February 1, 1908


JAMA. 1908;L(5):369-370. doi:10.1001/jama.1908.02530310045010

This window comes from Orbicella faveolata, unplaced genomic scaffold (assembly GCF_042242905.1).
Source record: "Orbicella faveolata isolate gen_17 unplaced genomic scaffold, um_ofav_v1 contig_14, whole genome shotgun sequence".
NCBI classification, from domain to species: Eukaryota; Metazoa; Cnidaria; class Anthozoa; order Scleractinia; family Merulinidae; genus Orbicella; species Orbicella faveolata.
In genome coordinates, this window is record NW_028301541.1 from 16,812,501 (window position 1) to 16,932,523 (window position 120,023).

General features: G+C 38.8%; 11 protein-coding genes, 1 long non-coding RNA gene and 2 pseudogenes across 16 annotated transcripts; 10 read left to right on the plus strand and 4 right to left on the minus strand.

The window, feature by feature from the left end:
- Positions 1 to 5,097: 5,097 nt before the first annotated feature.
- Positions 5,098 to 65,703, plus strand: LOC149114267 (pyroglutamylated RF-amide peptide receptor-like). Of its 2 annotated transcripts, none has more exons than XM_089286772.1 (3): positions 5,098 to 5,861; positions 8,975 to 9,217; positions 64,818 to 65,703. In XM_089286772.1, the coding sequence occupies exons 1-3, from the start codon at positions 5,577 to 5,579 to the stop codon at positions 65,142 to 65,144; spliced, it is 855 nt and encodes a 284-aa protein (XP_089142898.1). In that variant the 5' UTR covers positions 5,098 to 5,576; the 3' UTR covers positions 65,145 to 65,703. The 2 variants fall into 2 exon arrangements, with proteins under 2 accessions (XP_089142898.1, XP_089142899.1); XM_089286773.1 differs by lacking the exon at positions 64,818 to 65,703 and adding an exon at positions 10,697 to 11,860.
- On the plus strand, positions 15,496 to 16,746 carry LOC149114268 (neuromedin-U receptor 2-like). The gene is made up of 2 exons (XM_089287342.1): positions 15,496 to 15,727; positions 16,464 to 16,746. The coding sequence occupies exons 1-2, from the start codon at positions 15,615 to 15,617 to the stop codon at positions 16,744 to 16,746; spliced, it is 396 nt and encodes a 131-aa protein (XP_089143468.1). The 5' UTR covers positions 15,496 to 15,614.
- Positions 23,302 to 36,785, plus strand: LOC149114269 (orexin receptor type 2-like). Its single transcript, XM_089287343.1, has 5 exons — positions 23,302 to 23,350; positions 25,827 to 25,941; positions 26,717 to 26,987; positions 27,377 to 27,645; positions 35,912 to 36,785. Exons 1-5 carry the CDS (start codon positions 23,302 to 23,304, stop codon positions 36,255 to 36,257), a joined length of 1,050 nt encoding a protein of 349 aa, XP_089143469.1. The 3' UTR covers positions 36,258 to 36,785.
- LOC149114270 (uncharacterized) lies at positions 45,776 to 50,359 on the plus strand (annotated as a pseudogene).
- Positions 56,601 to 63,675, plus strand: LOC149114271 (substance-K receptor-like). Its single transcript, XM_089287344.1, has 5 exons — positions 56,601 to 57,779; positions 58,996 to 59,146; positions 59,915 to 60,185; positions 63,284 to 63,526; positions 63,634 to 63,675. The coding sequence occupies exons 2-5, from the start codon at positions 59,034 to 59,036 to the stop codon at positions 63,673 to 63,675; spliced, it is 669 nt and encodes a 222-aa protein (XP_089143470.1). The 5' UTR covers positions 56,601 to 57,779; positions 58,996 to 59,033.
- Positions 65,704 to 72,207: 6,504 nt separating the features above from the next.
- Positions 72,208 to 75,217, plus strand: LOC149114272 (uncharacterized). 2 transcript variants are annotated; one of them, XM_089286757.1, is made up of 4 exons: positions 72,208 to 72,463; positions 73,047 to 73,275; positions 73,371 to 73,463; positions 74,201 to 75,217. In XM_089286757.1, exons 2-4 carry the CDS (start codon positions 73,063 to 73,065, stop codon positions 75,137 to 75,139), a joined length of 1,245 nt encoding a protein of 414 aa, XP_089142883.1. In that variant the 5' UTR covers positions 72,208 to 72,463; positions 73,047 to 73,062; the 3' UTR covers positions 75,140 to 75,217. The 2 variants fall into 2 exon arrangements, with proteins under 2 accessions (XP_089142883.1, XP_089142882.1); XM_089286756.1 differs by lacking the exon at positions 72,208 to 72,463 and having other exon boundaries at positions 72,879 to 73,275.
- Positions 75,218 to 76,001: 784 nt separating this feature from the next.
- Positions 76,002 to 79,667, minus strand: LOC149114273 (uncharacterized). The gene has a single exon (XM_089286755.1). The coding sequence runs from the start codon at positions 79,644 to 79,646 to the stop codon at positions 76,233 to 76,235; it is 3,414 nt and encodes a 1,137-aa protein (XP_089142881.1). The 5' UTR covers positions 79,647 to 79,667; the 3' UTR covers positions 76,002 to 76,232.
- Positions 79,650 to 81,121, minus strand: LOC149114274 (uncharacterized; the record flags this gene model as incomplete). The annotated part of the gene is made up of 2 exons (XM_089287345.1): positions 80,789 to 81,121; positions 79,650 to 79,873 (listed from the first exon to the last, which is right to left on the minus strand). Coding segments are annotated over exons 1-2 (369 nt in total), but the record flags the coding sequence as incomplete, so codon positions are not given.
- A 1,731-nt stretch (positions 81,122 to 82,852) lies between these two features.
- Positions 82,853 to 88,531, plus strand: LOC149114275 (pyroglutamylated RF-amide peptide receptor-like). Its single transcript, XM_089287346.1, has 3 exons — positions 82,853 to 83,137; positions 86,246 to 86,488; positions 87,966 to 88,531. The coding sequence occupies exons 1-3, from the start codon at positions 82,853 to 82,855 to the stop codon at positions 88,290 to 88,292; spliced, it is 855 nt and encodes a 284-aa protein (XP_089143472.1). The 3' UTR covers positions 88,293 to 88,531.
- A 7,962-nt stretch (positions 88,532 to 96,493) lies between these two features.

The influence which the habit of prescribing nostrums exerts on the mind of the practitioner is well set forth in a recent article by Dr. John H. Musser.1 As he truly states, the retroactive effect on the prescriber is of the most serious consequence. That state of mind which allows it to be subordinated to the thoughts and conclusions of others leads "silently but surely to a lessening in vigor and virility." Any compromise with mystery, any lapse in the endeavor to comprehend the pathologic conditions, anatomic and physiologic, which confront us and the rational steps to be taken in assisting the damaged organism to regain its equilibrium, are departures from the scientific attitude which alone will lead to success. Such lapses, if allowed to creep in, tend to recur with ever growing frequency, and who of us has not seen the sad result? An almost unavoidable occurrence in

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